Slideshare uses cookies to improve functionality and performance, and to provide you with relevant advertising. If you continue browsing the site, you agree to the use of cookies on this website. See our User Agreement and Privacy Policy.

Slideshare uses cookies to improve functionality and performance, and to provide you with relevant advertising. If you continue browsing the site, you agree to the use of cookies on this website. See our Privacy Policy and User Agreement for details.

Like this presentation? Why not share!

- Fractions Powerpoint 1 by lauracstelling 2518 views
- Fraction Overview by Mid Michigan Comm... 7354 views
- Sexual reproduction in plants by Snehal Bhargava 2684 views
- Understanding Fractions by htaylor2010 7559 views
- Fractions Power Point by kamstrak 45075 views
- More Science Fair Help by stanhopekris 336 views

3,887 views

Published on

mstfdemirdag, mustafademirdag

No Downloads

Total views

3,887

On SlideShare

0

From Embeds

0

Number of Embeds

588

Shares

0

Downloads

187

Comments

0

Likes

3

No embeds

No notes for slide

- 1. Fractions<br />
- 2. Understanding Fractions<br />In mathematics, the word ‘fraction’ represents a part that is broken off from a whole. A broken whole may be a part of a cake, a part of a stick, or a part of a group, etc.<br />A fraction is a part of a whole thing or a part of a group of things.<br />
- 3. For example, the pizza on the left is a whole. There is one pizza, and it is cut into five equal slices, or parts. When we <br />say, ‘ of the pizza has been eaten,’ we mean that two of <br />the five equal slices of the pizza have been eaten.<br />
- 4.
- 5. Examples:<br />Write each shaded area as a fraction.<br />
- 6. Terms of a Fraction<br />A fraction consists of two numerals with a horizontal bar between them. The horizontal bar is called the fraction bar.<br />The number above the fraction bar is called the numerator and the the number below the fraction bar is called the denominator. The numerator and the denominator are called the terms of the fraction.<br />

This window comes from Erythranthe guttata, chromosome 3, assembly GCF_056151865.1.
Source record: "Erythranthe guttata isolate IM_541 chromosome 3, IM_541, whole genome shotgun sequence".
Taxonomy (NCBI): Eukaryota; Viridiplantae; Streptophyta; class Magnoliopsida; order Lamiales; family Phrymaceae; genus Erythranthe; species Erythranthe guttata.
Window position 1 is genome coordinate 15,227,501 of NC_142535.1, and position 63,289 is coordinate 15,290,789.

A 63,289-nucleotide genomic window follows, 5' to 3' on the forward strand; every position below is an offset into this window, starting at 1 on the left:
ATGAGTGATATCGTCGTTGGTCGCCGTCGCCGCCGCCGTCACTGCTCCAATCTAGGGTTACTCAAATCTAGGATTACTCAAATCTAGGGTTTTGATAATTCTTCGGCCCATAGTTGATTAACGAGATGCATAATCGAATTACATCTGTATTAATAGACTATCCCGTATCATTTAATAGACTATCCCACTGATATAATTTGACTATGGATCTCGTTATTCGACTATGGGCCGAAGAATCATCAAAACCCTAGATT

- 7.
- 8. Examples:<br />
- 9. Examples:<br />
- 10. Examples:<br />Write a fraction to describe each situation.<br />a. There are fifteen boys and thirteen girls in a class. Which part of the class are girls?<br />b. Five out of the eleven players on a football team have a yellow card. <br />c. A box of compact discs contains three Maths CDs, four Physics CDs, five Chemistry CDs, four audio CDs, and five video CDs. How many of the CDs are<br />related to school subjects?<br />
- 11. Types of fraction<br />Proper (Simple) Fractions<br />If the numerator of a fraction is smaller than its denominator, it is called a proper (or simple) fraction.<br />
- 12. Proper (Simple) Fractions<br />
- 13. Types of fraction<br />Improper Fractions<br />If the numerator of a fraction is greater than or equal to its denominator, it is called an improper fraction.<br />
- 14. Types of fraction<br />Mixed Numbers<br />A number which consists of a whole number and a proper fraction is called a mixed number.<br />
- 15. Mixed Numbers<br />Suppose that we have two whole pizzas and<br />of a pizza. We can write that we have<br />
- 16. Writing an Improper Fraction as a Mixed Number<br />1. Divide the numerator by the denominator.<br />2. Write the quotient as a whole number, and the remainder (if it exists) as the numerator of the fraction part of the mixed number. The denominator remains the same. So we write<br />
- 17. Example:<br />
- 18. Writing a Mixed Number as an Improper Fraction<br />1. Multiply the whole number by the denominator of the fraction.<br />2. Add this product to the numerator.<br />3. Write the sum as the numerator of the improper fraction over the denominator of the fraction.<br />
- 19. Example:<br />
- 20. Equivalent Fractions<br />Fractions which have the same value are called equivalent fractions.<br />
- 21. Example:<br />Determine whether they are equivalent.<br />
- 22. Enlarging a Fraction<br />The value of a fraction does not change when its numerator and denominator are both multiplied by the same non-zero number.<br />
- 23. Example:<br />Find three equivalent fractions for each fraction.<br />
- 24. Simplifying and Reducing a Fraction<br />1. Find the prime factors of the numerator and the denominator.<br />2. Divide the numerator and the denominator by the common prime factors.<br />3. The result after division is the reduced fraction.<br />
- 25. Example:<br />Reduce each fraction to its lowest terms.<br />

No public clipboards found for this slide

×
### Save the most important slides with Clipping

Clipping is a handy way to collect and organize the most important slides from a presentation. You can keep your great finds in clipboards organized around topics.

Be the first to comment